The Mayor announced today that he would be expanding allowances for New York City’s non-restaurant businesses. The new Open Storefronts program, in effect from October 30th to December 31st, will allow retailers to utilize the curb space in front of their ground-level stores, or curb space if they’re part of an Open Streets program.
The addition comes as temperatures continue to cool, and as seasonal markets begin to open outdoors as well.
Executive Director of the Park Slope Fifth Avenue BID, Mark Caserta, says that the timing is perfect.
“Having extra space to use during the holiday season is critical for small businesses. It gives them a chance to survive during these difficult times while maintaining a safe, socially distanced shopping experience that protects their customers and staff, alike,” Caserta said. Despite the colder weather, businesses will not be permitted to use heaters outdoors.
Meredith Jacks, who owns Brooklyn ARTery in Ditmas Park, is looking forward to the program.
“We’re definitely trying to figure out how to navigate the upcoming holiday season. For me, as a gift shop, that’s a huge part of our year. I had been hoping that this exact thing would happen,” Jacks said.
Businesses who participate will be required to leave at least eight feet of sidewalk for pedestrians to pass through, and be at least three feet away from any adjacent restaurants. The new program does not allow for the performance of “personal services” like haircuts or other cosmetology and prohibits amplified sound.
Wanderlustre on Court Street, owned by Kathryn Ivanfy, will also be participating in the increased options for handling a busy holiday season.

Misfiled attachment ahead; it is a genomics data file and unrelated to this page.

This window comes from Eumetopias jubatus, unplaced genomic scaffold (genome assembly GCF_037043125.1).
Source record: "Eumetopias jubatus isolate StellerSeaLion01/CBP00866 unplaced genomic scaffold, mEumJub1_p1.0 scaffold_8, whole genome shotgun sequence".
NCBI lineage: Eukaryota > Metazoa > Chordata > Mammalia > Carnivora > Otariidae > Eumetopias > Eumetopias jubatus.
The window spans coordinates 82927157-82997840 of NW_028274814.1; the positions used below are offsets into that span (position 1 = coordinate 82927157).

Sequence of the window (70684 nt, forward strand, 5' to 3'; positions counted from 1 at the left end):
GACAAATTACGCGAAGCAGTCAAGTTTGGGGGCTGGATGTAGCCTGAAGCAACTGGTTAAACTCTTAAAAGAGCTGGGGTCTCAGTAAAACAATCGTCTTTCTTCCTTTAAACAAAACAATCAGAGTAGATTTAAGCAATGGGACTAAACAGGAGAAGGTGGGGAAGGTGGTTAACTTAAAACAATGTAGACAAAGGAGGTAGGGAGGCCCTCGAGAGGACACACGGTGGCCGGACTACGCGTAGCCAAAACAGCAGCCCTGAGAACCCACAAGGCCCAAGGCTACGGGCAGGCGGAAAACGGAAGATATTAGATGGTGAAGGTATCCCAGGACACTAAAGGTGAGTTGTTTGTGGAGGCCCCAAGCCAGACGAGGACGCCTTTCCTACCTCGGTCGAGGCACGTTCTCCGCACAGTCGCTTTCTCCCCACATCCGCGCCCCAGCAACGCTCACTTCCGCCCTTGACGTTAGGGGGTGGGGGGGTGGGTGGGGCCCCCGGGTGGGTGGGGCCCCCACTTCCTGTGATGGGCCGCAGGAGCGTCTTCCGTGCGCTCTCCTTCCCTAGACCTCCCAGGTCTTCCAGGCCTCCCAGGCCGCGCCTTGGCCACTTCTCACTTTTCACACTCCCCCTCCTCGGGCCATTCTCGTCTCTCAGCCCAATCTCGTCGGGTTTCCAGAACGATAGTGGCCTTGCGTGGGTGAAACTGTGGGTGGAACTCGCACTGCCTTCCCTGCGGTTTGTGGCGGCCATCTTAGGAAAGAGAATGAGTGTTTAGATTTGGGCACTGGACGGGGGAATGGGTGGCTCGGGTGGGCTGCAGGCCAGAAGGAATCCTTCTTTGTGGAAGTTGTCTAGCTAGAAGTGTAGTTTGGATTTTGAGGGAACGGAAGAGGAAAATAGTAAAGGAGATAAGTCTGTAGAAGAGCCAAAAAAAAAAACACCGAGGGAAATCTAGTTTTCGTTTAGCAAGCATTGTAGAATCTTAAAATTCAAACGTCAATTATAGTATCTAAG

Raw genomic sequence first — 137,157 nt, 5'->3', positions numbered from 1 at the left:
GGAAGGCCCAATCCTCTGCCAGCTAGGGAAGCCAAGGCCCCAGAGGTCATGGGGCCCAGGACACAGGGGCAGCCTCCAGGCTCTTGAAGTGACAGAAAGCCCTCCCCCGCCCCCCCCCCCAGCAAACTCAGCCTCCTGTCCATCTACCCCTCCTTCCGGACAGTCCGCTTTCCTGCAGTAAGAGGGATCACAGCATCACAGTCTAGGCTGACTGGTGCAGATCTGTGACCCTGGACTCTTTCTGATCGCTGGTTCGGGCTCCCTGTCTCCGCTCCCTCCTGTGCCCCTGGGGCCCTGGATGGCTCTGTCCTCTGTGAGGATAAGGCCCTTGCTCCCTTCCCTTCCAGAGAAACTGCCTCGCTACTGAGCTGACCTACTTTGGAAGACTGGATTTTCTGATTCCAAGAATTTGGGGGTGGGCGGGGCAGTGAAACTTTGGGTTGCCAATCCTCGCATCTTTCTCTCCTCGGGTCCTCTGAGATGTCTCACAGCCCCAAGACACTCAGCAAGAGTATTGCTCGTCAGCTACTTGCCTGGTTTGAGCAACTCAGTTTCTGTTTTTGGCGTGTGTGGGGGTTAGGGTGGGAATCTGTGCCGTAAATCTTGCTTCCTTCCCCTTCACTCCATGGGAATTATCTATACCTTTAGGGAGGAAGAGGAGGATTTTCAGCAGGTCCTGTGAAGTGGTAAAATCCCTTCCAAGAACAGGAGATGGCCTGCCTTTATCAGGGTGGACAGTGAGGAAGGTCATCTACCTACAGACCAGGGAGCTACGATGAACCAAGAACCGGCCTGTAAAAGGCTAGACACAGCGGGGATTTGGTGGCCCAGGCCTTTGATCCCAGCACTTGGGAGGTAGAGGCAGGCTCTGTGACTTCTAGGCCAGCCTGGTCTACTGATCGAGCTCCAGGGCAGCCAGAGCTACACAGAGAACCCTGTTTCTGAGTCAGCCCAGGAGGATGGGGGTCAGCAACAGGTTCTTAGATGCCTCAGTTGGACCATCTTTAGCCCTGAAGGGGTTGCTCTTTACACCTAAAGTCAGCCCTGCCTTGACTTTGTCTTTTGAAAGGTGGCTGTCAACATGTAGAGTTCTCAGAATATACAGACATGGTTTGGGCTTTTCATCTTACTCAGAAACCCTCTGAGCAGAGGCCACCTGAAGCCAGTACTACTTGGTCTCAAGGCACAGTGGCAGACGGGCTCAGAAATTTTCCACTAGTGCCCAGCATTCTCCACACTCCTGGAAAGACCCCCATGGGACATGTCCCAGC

“I think it’ll be great. Some people are hesitant to go indoors at all so if we can catch them on the sidewalk that would be even better. Especially with the holiday season, I’ve been concerned about how to control crowds. We are a gift store and it tends to get really busy in December and get jam-packed, but obviously, we’re going to have to control the flow during this season. Being outside would be super helpful,” Ivanfy said.
For some restaurants, this new program may mean a bit of a change. As part of the Open Restaurants program, small businesses were allowed to lend their space to adjacent restaurants, with written permission. Now that they may be able to use the space themselves, this may be revoked by some business owners. These issues will likely be handled on a case-by-case basis, depending on the hours of operation and the necessity.
According to the Mayor’s release today, the program is set to impact 40,000 businesses and roughly 450,000 employees.
“I’m glad that we are building on the momentum of our open streets and restaurants, to transform our streets for people and give a lifeline to local businesses,” said Council Member Brad Lander.
Vanessa Raptopoulos, the owner of Awesome Brooklyn in PLG, has her doubts.
“It’s kind of weird. I mean, I feel like it’s great, but I can’t really put merchandise out on Flatbush Avenue without staffing someone to stand outside with it. Also, it would’ve been really great if we had done that all summer. It just seems like really weird timing,” she said, adding that she’s happy for the opportunity, just not quite sure how it’ll work for Awesome yet.
Lauren Collins, the Executive Director of the Flatbush and Church Avenue BIDs, says that her organizations had been fighting for this idea for months.
“Finally, an open market to go along with the City’s open restaurants. NYC is coming back,” she said.
More information on the program can be found here.